Belief in the Trinity makes Christianity stand out. This is true for a number of reasons, including the importance that this doctrine places on faith (how else can you explain how one is three and three are one?), trust in the Christians of the past (most contemporary Christians do not excavate the Trinitarian and Christological controversies of the early Church for themselves), and for the importance of relationship in the Christian tradition (the Trinity affirms the necessity of love and companionship, especially among those created in the image of God). Yet the exceptionality of this belief also makes it fraught with potential misunderstandings, misapplications, and outright heretical appropriations.
Such was the context of Agobard of Lyon (c. 779-840 CE), who was (among other things) engaged in Trinitarian-based controversies concerning Adoptionism and the procession of the Holy Spirit. In Agobardi sermo (more commonly called “On the Truth of the Faith and the Establishment of All Good”), Agobard outlines true Christian faith and exhorts his audience toward love of eternal things and good works. This article briefly considers how Agobard understood the person and work of the Holy Spirit as indicated in this sermon.
Agobard follows an orthodox Trinitarian formulation of the Godhead, writing that Christian faith consists of belief in “one almighty God, Father, Son, and Holy Spirit, true Trinity, true Unity.” He goes on to substantiate the formula with a series of orthodox descriptions of the nature and relationship of the three persons. After talking about the Godhead and Father, he then dwells upon the person and work of the Son for an extended period, focusing especially on Christ’s equality with the Father and unique role as the God-Man who was born of the Virgin Mary and suffered death for the sake of humanity’s redemption.
As was suggested by Joshua Schendel of Saint Louis University, this part of Agobard’s sermon appears to follow the outline of the Nicene Creed: a confession of Father, Son, and (as we will see below) Spirit. While affirming a basic Trinitarian outline, Agobard writes about the Father (though not too much, for He remains transcendent and the basic presupposition of monotheism) and then dwells lengthily upon the Son, much as the Creed and Councils had done. When it comes to the Holy Spirit’s portion of the sermon, however, Agobard provides us with precious little which explicitly concerns who he thinks the Holy Spirit is and what the that member of the Godhead does.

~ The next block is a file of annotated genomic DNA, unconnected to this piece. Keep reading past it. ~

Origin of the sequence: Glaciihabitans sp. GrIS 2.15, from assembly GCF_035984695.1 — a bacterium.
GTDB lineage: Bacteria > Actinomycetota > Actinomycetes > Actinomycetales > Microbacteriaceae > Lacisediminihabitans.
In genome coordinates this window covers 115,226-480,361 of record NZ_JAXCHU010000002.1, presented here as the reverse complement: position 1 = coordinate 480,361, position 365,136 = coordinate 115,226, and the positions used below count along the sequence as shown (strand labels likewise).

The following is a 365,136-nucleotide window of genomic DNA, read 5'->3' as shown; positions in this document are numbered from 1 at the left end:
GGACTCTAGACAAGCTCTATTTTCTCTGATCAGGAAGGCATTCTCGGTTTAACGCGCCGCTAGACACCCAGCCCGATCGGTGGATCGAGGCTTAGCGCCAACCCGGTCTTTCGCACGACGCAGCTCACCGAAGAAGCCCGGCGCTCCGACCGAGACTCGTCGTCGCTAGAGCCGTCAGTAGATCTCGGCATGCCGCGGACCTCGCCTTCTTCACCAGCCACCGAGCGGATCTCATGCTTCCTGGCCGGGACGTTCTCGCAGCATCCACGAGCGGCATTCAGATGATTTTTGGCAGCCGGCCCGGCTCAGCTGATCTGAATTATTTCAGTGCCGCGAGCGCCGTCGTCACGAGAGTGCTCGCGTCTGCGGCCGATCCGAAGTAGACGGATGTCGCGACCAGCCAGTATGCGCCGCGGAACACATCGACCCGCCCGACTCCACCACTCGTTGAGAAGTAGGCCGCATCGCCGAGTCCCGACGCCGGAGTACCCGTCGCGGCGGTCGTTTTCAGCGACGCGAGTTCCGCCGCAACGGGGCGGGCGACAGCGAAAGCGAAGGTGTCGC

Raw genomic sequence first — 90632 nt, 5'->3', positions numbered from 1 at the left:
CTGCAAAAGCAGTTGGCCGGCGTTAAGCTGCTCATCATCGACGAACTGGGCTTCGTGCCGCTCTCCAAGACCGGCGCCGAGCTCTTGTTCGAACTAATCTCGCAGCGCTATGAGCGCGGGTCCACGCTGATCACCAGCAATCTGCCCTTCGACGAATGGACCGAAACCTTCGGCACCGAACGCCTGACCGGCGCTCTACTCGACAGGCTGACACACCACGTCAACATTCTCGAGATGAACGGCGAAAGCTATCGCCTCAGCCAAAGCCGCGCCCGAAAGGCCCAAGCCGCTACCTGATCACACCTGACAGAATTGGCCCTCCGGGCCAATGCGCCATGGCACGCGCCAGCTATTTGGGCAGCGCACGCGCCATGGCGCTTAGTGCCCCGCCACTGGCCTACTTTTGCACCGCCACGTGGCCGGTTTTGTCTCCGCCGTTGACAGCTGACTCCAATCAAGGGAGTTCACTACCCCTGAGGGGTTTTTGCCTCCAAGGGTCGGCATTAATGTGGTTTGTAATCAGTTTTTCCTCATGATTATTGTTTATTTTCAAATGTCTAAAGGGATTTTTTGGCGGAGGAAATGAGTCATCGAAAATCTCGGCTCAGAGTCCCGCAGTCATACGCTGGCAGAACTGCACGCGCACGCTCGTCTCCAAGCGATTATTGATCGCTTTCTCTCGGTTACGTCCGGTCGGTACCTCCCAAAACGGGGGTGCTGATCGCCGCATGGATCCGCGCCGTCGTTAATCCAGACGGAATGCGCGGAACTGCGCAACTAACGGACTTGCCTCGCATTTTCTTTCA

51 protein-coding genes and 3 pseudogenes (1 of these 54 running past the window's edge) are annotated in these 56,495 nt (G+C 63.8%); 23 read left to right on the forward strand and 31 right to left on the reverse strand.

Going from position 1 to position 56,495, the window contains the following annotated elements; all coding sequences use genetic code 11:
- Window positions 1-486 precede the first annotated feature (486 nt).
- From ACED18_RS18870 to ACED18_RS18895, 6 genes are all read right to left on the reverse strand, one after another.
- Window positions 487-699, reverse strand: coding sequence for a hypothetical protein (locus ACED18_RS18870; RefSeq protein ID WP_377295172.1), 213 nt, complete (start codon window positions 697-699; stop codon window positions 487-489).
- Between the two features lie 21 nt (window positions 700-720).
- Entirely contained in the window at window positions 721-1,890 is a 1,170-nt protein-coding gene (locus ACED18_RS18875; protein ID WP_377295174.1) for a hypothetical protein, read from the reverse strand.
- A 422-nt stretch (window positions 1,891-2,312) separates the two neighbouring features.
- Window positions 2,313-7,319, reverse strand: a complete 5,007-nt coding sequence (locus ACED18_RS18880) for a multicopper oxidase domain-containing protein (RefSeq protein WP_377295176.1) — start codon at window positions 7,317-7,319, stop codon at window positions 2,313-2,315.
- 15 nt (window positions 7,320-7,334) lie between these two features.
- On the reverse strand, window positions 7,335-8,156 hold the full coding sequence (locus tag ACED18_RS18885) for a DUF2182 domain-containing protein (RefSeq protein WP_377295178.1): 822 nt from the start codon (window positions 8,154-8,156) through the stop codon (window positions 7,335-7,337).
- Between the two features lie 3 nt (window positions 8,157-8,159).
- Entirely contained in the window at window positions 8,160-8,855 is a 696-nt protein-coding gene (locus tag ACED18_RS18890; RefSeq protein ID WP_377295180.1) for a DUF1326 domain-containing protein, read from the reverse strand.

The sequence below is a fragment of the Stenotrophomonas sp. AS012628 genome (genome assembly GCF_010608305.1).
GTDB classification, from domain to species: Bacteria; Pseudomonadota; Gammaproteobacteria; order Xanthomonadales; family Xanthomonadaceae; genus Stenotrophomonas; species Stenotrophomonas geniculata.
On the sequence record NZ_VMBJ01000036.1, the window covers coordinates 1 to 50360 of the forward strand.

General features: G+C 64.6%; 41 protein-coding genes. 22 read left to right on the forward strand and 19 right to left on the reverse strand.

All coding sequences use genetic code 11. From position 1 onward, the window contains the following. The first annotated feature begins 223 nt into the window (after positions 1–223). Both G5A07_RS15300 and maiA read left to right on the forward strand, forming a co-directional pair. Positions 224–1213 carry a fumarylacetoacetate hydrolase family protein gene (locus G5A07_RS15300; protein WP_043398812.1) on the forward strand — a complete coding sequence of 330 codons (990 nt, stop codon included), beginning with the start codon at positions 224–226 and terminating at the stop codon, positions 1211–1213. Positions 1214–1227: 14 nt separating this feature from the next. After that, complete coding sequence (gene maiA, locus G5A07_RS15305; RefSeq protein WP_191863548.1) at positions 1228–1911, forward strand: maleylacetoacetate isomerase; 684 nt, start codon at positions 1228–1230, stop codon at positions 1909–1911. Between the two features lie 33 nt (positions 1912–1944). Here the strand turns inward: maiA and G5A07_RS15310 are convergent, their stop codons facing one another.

Agobard does offer an affirmation of the filioque clause of the Nicene Creed, that the Holy Spirit “proceeds from the Father and the Son.” And his explanations of the Trinity confirm the Holy Spirit’s divinity, eternity, equality with Father and Son, transcendence, and wisdom. However, when it comes to discussing the person of the Holy Spirit, He gets short shrift, for Agobard moves from a discussion of the Son into a discussion of the forces of evil against which the Church must contend. While brief treatment of the Holy Spirit in Christian theological treatises was not new to Agobard, it nonetheless remains problematic for a robust Trinitarian theology. That is, presupposing the Father, spending copious amounts of time on the Son, and then offering a tacit affirmation of the Holy Spirit sounds like an excellent way to end up with a functionally binitarian Godhead and a weak pneumatology. This in mind, the Eastern critique of the filioque as denigrating and subordinating the Holy Spirit sounds rather accurate.